Buccaneers play all the virtual reality angles
For the Tampa Bay Buccaneers, virtual reality has become an important tool on and off the field.
The technology initially was used by quarterbacks coach Mike Bajakian to tutor rookie QB Jameis Winston in 2015. Soon they began using it with youth camps to simulate game action.
But the organization quickly realized how VR could boost sales and marketing efforts.
During a presentation to the American Marketing Association of Tampa Bay Tuesday at One Buc Place, Bucs chief marketing officer Brian Killingsworth and director of marketing and brand strategy Carey Cox outlined how the organization has embraced VR.
With major renovations underway at Raymond James Stadium that included massive video boards and enhanced premium seating areas, the sales team needed to be able to show people what the changes would be like in order to make the big-dollar sales while construction was taking place. It created a virtual reality video hosted by Winston showing how the video boards would look and showing off the perks of the premium seating area.
The team was able to invite people to experience the VR presentation in a preview center off the lobby at One Buc and take the show on the road with a street team.
It is all part of how the Bucs are trying to use technology and data to build a brand that holds up whether the team wins or loses.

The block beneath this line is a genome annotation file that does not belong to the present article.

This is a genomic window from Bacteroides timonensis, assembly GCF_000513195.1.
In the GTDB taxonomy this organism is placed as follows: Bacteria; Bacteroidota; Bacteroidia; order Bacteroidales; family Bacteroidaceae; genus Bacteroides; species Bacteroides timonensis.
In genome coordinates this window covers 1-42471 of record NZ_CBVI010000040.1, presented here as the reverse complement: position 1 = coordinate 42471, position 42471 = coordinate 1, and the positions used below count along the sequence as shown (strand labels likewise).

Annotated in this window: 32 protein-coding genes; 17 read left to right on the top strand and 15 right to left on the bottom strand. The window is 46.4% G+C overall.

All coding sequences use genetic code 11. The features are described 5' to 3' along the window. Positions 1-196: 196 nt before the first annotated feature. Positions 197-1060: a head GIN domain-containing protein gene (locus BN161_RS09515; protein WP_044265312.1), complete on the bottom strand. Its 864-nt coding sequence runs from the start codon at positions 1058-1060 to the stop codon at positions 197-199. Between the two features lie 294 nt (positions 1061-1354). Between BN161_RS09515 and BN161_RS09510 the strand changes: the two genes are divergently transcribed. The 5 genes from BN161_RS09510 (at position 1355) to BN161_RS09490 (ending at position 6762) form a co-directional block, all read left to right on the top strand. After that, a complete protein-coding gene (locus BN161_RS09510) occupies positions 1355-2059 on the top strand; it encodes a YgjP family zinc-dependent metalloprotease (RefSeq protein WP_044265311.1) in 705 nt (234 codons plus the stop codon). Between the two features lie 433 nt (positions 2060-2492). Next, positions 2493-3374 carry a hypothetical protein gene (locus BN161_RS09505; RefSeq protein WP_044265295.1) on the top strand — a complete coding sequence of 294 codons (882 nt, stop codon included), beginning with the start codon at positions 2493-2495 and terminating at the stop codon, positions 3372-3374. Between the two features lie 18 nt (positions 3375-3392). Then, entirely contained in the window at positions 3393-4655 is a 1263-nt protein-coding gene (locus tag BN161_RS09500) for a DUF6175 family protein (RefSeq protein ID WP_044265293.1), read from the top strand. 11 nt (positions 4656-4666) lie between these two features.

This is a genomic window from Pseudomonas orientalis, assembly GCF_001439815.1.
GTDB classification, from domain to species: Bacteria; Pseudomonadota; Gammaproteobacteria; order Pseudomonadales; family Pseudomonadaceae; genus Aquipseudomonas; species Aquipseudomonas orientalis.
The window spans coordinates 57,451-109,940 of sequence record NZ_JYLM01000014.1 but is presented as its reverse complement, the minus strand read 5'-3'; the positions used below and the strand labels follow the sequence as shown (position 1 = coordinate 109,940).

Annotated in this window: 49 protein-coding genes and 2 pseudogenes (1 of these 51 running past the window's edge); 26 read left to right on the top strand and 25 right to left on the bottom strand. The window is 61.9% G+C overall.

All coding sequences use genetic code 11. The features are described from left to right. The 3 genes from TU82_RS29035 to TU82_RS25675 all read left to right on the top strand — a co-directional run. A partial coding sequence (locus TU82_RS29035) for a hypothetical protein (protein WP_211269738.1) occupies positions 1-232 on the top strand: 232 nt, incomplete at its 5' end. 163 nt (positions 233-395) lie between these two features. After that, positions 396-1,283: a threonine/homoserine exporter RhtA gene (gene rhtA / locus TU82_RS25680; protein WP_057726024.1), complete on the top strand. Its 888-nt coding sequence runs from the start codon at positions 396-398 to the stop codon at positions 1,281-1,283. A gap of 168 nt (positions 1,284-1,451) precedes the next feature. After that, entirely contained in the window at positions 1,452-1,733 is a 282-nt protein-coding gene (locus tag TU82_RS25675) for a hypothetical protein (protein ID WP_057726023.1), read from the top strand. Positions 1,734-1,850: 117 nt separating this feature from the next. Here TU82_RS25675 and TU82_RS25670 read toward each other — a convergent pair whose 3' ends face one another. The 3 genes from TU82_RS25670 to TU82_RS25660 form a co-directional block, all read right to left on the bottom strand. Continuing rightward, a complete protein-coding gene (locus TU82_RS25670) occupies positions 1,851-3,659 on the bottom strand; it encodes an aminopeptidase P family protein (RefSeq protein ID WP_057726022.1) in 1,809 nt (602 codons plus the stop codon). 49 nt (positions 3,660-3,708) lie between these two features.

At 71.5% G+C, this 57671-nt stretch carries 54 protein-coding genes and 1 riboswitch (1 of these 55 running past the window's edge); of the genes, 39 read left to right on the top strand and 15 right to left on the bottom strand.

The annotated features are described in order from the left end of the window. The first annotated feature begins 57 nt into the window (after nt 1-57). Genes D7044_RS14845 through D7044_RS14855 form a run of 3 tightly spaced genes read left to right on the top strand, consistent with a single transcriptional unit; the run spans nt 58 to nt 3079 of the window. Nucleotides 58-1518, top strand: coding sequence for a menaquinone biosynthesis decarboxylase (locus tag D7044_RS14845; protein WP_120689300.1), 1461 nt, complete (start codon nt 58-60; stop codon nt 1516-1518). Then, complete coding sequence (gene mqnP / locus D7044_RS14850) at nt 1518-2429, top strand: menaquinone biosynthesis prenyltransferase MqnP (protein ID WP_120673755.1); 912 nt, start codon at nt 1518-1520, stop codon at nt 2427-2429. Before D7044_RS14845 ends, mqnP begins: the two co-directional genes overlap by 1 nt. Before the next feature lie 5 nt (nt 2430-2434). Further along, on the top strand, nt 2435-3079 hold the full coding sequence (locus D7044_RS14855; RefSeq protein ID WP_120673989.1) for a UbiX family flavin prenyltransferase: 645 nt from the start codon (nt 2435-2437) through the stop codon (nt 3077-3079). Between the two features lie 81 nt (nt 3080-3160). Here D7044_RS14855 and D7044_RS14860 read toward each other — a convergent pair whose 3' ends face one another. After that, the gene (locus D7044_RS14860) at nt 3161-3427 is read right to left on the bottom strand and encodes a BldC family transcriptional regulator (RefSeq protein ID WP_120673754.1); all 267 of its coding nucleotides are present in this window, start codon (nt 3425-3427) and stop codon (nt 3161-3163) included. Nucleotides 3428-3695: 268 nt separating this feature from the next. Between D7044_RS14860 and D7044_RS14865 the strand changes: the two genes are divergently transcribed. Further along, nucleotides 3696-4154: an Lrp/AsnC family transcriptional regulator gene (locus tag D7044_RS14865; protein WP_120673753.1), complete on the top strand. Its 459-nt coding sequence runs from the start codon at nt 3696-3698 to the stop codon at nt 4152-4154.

"We can be affected by what happens on the field, but we can't be dependent on it," Bucs chief operating officer Brian Ford said.
In building their brand, the Bucs targeted women, who make up more than 40 percent of the fan base and drive many household spending decisions, Killingsworth said.
"We view ourselves as a lifestyle brand," he said.
The Bucs emphasize the word "membership" in building relationships with fans. Killingsworth outlined their principles as being first class, having a sense of community, being innovative and electrifying and having some swagger.
"For us, swagger is part of our brand traits," Killingsworth said, pointing to how the team wants to be fun and cool to follow.
The team has sought to be innovative not just with the VR technology, but with its use of the video boards, its app and neuromarketing. The video boards take a 360-degree approach rather than mirroring each other, giving fans different things to look depending on which way their head swivels. The app offers immersive games, access to news conferences and other insider information.
In neuromarketing, the team used eye-tracking technology from Blue Kite Insights to study how fans viewed a 30-second commercial and assess whether it built a connection and the inclination to buy tickets.
With such emerging technology and the "new toys" included in the stadium renovations, the Bucs expect to further strengthen their brand and the connection to fans.